From the TUC

The in-out debate mustn’t overshadow the need for social Europe

27 Jan 2013, by Guest in International, Society & Welfare

This year’s TUC President Lesley Mercer, from the Chartered Society of Physiotherapy, looks ahead to the European Trade Union Confederation’s 40th anniversary conference on Monday, where she will be representing British trade unions with General Secretary Frances O’Grady and General Council spokesperson on Europe, Billy Hayes. You can follow the conference on twitter using #ETUC40.

Trade union confederations gathering in Madrid this weekend will be debating the issues that really matter to ordinary people.  How to deliver sustainable growth and jobs?  How to give citizens, workers and their unions a genuine role in economic and monetary union? How to embed a true social dimension into everything the European Union does?

The ETUC’s groundbreaking ‘Social Compact for Europe’ spells out what a social dimension means.  Fair wages and progressive taxation, access to equality and social protection, and the opportunity for workers to have a voice at work through union involvement in free collective bargaining and social dialogue.

The corrosive impact of wage inequality, and tax policies skewed in favour of the wealthy, are quite rightly getting a lot of air time.  But the purchasing power of the average wage packet continues to fall and the talk of getting tough on the tax dodgers somehow doesn’t get translated into hard action.  Our own government steadfastly refuses to follow the lead of other EU countries in introducing a Robin Hood Tax, which would mean financial transactions that do little for the common good at least generating tax revenue for more productive investment.

On equality and social protection it should be blindingly obvious by now that there is a high risk of social unrest arising from unemployment and the economic situation, so the social aspects of EU policy should be given a heightened importance.  Yet austerity is being used to halt gender improvements, hit welfare as well as jobs and wages, and to increase social exclusion and poverty.  A 600% increase in the number of food banks in the UK, over the past two years alone.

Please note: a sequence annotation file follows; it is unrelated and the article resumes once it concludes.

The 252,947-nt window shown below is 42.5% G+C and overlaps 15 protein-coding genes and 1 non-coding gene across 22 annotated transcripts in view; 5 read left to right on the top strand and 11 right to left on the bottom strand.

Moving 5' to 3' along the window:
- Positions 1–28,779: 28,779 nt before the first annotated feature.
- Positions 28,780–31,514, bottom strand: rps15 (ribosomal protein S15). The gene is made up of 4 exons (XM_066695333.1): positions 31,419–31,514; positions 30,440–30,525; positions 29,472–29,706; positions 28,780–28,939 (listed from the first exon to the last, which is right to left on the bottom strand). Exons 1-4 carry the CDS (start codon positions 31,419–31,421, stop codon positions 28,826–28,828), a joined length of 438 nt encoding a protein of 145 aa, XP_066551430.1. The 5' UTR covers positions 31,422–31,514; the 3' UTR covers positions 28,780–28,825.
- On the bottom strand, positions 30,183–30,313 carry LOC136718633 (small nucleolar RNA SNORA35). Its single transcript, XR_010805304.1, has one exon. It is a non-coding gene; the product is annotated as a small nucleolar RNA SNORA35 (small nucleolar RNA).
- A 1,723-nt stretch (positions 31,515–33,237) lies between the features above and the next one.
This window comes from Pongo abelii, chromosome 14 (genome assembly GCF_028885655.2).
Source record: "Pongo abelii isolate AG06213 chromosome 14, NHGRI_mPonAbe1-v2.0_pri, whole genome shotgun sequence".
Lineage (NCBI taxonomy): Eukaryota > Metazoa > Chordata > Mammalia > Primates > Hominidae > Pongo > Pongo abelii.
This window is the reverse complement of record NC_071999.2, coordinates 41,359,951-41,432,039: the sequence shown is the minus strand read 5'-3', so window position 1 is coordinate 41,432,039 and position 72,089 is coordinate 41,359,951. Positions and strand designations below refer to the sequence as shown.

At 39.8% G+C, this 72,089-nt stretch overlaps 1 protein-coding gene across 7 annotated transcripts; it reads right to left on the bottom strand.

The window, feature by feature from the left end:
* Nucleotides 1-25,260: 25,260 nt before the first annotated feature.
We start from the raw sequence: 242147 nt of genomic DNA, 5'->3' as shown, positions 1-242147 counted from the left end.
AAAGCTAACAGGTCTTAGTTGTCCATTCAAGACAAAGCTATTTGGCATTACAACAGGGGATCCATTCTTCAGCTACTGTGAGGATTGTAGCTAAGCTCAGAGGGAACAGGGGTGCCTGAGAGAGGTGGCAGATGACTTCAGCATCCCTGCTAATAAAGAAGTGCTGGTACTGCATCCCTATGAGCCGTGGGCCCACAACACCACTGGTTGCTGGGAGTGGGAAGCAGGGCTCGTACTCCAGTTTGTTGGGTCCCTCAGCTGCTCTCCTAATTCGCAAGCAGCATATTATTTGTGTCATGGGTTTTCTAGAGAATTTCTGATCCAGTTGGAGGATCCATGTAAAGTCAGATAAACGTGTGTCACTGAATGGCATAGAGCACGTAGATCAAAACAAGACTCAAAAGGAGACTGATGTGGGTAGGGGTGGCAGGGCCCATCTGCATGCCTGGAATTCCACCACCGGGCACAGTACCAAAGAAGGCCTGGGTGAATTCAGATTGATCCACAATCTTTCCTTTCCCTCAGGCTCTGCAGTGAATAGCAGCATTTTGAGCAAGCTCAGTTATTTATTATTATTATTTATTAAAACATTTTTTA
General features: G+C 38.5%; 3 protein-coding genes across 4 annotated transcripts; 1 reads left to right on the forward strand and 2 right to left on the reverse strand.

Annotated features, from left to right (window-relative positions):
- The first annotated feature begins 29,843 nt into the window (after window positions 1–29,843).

In my own area of health, the worries about the implications of deep recession on health and wellbeing are starting to surface.  Last week representatives of medics and other leading health professionals wrote an open letter to political leaders in Greece, Spain, Ireland and Portugal – the four most badly hit economies.  The letter warned of the health dangers and called for immediate action to minimise these dangers.  Here in the UK, repatriation of the Working Time Directive is becoming a political (and macho?) badge of honour.  Fat chance of any cabinet minister allowing themselves to be treated by a doctor at the end of a 20 hour shift.

On social dialogue, the road map adopted by the European Council in December recognised the value of structured and regular dialogue between unions, employers and governments and called for more discussion about how it can best be made to work.  But what are we experiencing on the ground, especially in England?  Employment rights, collective bargaining and partnership work coming under attack from many angles.  If the same energy had been put into creating the right conditions for workers and trade unions to engage with employers and governments to drive the improvements in skills and productivity that are vital to economic recovery, the UK might not be heading for a triple dip recession.  We need to be following the examples set by countries like Germany and Wales.

So plenty to chew over at the ETUC conference.  Hopefully one of the outcomes will be a new sense of common purpose about pushing for a better social dimension to all EU policies, particularly those aimed at growth, backed up by an effective monitoring system that can test the social impact of policies before they get anywhere near implementation.  No need for any Treaty changes in any of this.  Just the political will and backbone.